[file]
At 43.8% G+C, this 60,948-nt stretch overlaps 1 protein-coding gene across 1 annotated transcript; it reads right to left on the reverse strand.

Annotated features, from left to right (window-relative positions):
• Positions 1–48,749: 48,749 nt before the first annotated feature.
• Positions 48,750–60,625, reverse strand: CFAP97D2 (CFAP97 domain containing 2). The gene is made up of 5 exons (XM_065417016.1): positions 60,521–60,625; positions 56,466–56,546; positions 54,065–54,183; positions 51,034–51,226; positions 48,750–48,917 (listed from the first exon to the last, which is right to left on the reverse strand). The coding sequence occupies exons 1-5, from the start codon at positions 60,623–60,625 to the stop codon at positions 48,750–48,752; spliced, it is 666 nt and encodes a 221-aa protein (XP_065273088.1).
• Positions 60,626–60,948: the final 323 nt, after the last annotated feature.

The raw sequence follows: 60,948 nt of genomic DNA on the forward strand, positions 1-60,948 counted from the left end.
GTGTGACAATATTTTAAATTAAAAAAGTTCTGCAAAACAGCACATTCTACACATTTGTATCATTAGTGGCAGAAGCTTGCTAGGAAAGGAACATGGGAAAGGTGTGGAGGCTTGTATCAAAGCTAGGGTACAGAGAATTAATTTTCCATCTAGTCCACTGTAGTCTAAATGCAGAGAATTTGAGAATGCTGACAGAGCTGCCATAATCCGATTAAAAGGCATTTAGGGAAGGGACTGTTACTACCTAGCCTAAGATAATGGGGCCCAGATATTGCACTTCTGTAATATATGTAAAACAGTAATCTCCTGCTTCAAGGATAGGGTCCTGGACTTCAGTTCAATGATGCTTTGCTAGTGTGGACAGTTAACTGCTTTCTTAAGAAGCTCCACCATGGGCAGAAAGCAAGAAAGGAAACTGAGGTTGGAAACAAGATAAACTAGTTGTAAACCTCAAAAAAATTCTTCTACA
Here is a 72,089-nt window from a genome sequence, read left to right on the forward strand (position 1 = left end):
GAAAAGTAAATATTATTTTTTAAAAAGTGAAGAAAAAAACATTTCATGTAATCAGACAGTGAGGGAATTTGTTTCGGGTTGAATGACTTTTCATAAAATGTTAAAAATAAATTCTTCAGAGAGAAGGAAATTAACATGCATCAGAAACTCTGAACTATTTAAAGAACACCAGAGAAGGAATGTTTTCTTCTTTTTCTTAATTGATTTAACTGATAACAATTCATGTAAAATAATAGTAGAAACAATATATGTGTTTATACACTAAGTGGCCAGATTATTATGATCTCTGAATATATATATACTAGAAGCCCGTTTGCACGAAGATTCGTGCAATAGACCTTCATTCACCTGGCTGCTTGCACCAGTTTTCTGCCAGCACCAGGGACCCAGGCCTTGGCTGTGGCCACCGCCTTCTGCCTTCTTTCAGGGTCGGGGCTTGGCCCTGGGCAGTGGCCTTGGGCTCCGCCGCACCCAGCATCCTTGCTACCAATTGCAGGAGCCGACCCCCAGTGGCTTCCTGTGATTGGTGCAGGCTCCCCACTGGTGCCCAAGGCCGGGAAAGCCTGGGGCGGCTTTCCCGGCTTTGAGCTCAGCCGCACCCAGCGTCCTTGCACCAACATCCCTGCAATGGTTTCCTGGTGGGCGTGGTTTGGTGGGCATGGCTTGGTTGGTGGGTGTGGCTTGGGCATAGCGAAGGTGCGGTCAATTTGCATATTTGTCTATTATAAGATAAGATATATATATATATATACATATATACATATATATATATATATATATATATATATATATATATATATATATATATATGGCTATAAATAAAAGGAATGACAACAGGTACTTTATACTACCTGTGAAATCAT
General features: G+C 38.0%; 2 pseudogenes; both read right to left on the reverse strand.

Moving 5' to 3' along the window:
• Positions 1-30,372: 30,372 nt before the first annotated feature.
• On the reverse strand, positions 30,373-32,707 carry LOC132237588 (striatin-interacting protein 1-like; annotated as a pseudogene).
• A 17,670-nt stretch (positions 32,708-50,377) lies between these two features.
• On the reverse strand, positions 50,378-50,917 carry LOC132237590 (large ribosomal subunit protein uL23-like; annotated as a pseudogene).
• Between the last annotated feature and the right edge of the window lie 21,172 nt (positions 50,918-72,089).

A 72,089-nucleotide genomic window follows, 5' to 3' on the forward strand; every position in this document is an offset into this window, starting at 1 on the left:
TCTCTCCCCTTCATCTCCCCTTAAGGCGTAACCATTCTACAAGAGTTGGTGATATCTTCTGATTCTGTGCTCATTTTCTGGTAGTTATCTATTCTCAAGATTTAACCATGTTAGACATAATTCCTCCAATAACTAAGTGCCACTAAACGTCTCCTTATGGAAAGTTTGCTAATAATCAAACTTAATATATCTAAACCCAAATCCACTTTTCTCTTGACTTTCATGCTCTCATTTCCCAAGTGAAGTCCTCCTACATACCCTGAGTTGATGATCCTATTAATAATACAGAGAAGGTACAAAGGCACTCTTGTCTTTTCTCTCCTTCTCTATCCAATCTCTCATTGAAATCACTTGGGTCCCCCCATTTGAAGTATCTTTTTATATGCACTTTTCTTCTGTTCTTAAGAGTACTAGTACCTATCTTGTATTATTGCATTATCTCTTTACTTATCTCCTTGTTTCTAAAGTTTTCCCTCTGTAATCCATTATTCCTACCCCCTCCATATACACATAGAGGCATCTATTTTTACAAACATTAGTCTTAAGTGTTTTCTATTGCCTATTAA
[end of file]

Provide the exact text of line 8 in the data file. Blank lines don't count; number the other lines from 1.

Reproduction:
Here is a 72,089-nt window from a genome sequence, read left to right on the forward strand (position 1 = left end):